Related Article: 9 Common Mistakes You are Doing on Your Dishwasher (The Ugly Truth)

How to know if you need to get a new dishwasher already

As with every machine in this world, your dishwasher would also eventually crumble and cease to work. That said, signs that your dishwasher may be in its final stages aren’t as apparent as other appliances. 

Take, for example, when your dishes come out still dirty from your dishwasher. While admittedly concerning, it does not necessarily mean that your machine is nearing its end already. 

There are several reasons why your dishes may still come out dirty after a dishwasher cycle, such as improper loading, too much detergent usage, and pre-rinsing. 

Nevertheless, we came up with a few viable factors below to look out for that indicate that you may already need to get a new dishwasher.

Related Article: Dishwasher 101: The Definitive Guide for Beginners

The dishes do not come out hot

Since dishwashers heat the water it uses to clean dishes more effectively and get rid of any lingering bacteria, it is only safe to assume that something is wrong with your machine once the dishes that come out of it aren’t hot. 

There may be an issue already with the heating coil or electric heater inside your machine. These get your tap water super-hot to sanitize the dishes you put inside the machine.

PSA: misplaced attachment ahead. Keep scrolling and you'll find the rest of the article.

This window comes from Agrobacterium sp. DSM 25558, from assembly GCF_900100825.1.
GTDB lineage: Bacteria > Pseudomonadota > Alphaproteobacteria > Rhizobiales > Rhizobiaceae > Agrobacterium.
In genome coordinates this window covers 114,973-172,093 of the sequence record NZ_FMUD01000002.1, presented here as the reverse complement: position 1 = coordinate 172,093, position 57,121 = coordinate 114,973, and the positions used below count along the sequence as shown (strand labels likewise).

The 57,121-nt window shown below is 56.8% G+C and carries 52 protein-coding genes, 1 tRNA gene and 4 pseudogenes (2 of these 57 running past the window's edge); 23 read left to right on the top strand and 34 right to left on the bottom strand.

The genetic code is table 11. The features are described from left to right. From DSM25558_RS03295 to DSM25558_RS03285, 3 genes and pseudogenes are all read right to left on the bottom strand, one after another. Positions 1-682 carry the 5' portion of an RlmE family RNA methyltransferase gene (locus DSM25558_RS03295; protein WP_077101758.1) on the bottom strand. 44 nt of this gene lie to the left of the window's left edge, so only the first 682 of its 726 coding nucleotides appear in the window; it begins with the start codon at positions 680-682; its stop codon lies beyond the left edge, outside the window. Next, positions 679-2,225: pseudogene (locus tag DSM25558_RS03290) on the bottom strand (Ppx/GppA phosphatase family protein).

Unfortunately, fixing or replacing them can get quite costly. You might be better off purchasing a new machine altogether.

It does not drain properly

After a wash cycle has been completed and you see a pool of water in the bottom of your dishwasher, you may want to do some investigating. Your machine may have serious problems that need addressing. And the likely culprit here is its drain.

Check whether bits of food or other debris is clogging the drain and preventing water from filtering out after the wash cycle is finished. If there aren’t any, it could be that the drain itself has crumbled or cracked. In that case, you would need to replace the whole unit altogether. 

You start seeing rust

Once in a while, swipe the floor underneath your dishwasher with a light-colored cloth or paper towel. If it comes out with rust or flakes, that means water is leaking and getting into places it shouldn’t, thus damaging your machine. Sadly enough, this also means that you may want to consider getting a new dishwasher soon.

If you see rust inside the dishwasher, look to see if it is because of any of your dishes inside. Say that you determined that it is not your dishwasher itself that is the origin of the rust, you can run an empty cycle with citric acid, and that should clean the rust right away.

Related Article: Signs that Your Dishwasher is Clogged and How to Fix it


There you have it! After reading this article, you should now be comfortable enough to run your dishwasher how it’s supposed to be. Better yet, you now also have an idea of how to better take care of it and use it for other means. Dishwashers have grown to be an essential part of our kitchen. Getting familiar with it is imperative to maximize its use. We hope this article helped you with just that.

Would you like to know the top dishwashers this 2023? We got you covered! Follow the link and take a look at our picks.